Investiture Address: Frances Arnold

The Dickinson Professor of Chemical Engineering, Biochemistry, and Bioengineering at the California Institute of Technology

June 10, 2017

Engineering in a Changing World

Good morning, and many congratulations to all of you, and to the families who have supported you on your journeys.  And welcome to the wonderful world of not just studying engineering, but of BEING an engineer.  You are very lucky indeed, because you can help mold, even build your world.

If you want a world where technology helps us live sustainably, where we don’t continue to deplete our finite resources and degrade the environment, a world where you and your children will enjoy a standard of living that comes close to the one that my generation has been lucky enough to enjoy, then you must work with great engineers.

Early in my career I found such an engineer. I have worked with, and drawn inspiration from, the greatest engineer of all time: Nature.  Nature has discovered amazing solutions to an incredible array of difficult problems, not the least of which is the problem of being alive! Nature figured out how to extract materials and energy from widely different sources and convert them to a vast collection of brilliant self-repairing, adaptive materials, molecular machines, control systems, and chemical factories.  With great efficiency and often minimal waste. We should strive to match this elegance and efficiency in any of our human-engineered systems.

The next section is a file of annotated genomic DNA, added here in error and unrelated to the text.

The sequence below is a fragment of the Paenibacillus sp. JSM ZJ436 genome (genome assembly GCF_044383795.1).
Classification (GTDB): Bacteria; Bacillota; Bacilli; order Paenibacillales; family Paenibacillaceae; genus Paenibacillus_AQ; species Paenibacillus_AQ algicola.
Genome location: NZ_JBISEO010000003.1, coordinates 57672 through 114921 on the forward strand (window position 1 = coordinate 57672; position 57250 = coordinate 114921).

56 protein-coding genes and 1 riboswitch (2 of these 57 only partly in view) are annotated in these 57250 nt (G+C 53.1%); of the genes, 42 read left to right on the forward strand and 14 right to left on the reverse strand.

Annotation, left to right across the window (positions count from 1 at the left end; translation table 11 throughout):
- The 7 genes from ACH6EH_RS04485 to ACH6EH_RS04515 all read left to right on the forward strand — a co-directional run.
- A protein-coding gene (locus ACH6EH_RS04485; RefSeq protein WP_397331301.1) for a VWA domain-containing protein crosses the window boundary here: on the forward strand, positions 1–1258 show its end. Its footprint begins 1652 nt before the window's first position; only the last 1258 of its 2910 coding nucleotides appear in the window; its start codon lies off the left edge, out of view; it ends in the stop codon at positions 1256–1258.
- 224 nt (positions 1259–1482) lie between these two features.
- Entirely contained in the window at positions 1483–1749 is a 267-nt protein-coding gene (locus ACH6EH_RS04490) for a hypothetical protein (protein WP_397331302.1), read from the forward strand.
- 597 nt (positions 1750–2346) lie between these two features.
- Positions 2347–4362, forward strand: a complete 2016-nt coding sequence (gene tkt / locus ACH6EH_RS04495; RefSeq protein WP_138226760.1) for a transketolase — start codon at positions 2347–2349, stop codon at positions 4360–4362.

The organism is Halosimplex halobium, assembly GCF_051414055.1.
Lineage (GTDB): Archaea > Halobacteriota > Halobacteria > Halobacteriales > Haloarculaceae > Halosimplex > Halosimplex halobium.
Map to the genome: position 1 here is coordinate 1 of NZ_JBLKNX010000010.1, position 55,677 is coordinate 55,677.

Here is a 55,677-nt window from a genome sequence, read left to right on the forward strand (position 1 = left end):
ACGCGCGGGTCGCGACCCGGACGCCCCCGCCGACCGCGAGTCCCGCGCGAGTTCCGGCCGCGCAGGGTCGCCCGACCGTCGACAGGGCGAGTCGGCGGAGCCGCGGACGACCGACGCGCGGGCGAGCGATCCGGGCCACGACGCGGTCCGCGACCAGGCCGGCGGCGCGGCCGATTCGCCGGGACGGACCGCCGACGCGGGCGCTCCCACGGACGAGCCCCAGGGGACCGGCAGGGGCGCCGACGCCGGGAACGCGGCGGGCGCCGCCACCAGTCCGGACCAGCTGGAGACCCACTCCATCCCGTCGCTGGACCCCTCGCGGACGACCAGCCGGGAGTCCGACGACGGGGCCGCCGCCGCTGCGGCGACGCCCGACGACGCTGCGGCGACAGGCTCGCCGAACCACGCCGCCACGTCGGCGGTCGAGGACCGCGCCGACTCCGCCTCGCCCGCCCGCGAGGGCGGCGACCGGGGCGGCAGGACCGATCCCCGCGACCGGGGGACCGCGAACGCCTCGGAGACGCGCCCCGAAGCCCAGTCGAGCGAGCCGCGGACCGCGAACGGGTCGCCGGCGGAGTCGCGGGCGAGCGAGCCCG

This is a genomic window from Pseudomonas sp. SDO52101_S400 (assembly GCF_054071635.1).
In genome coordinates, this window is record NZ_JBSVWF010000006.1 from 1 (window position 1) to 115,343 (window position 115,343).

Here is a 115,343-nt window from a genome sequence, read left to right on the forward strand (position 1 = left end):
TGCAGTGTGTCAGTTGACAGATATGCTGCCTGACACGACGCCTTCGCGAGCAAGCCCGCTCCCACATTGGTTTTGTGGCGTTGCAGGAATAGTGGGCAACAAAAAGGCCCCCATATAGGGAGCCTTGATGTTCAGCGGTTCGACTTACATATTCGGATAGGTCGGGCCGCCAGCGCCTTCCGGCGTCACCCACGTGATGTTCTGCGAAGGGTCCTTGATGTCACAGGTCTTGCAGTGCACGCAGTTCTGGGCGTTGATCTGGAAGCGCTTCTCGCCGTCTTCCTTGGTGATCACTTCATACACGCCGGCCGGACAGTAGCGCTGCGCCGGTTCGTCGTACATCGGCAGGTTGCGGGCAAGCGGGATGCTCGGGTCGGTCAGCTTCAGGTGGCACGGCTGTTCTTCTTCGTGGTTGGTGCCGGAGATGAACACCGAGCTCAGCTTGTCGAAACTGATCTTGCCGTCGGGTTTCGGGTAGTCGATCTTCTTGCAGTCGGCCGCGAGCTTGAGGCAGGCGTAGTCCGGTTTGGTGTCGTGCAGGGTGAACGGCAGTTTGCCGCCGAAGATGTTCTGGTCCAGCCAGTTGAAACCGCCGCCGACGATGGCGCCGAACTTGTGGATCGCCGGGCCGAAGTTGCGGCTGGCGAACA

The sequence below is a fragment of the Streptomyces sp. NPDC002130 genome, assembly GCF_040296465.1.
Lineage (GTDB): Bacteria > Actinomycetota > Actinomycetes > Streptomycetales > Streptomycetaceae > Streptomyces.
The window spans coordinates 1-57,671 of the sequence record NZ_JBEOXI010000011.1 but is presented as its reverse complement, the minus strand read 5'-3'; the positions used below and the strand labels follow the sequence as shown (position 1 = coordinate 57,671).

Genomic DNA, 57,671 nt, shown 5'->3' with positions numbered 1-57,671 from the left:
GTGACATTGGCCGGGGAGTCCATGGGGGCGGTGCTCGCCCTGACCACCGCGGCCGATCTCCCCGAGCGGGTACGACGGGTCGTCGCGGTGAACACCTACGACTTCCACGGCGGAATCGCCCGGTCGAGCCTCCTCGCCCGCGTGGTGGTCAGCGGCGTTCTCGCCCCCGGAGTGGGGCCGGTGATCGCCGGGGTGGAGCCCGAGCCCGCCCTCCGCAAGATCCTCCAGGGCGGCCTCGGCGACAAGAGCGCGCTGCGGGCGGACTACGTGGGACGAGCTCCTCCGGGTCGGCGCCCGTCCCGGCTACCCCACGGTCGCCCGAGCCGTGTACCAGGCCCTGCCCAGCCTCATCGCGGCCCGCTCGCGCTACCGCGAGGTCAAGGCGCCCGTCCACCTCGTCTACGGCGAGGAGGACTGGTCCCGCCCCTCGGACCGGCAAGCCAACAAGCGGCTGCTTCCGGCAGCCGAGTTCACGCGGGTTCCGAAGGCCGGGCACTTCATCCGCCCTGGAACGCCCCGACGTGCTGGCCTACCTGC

Inspired by Nature, I became an engineer of the biological world, with the goal of rewriting DNA to solve human problems. I had no clue how hard that would be!  Here I was, an engineer at the beginning of the DNA revolution, when we were just beginning to cut and paste DNA with our baby scissors. Remember, this was just a couple of decades after DNA’s elegant helical structure was unveiled to us for the very first time.  I wanted to engineer the molecules of life, to make things that would serve us in our bid to provide food, chemicals, materials, medicine to a growing population.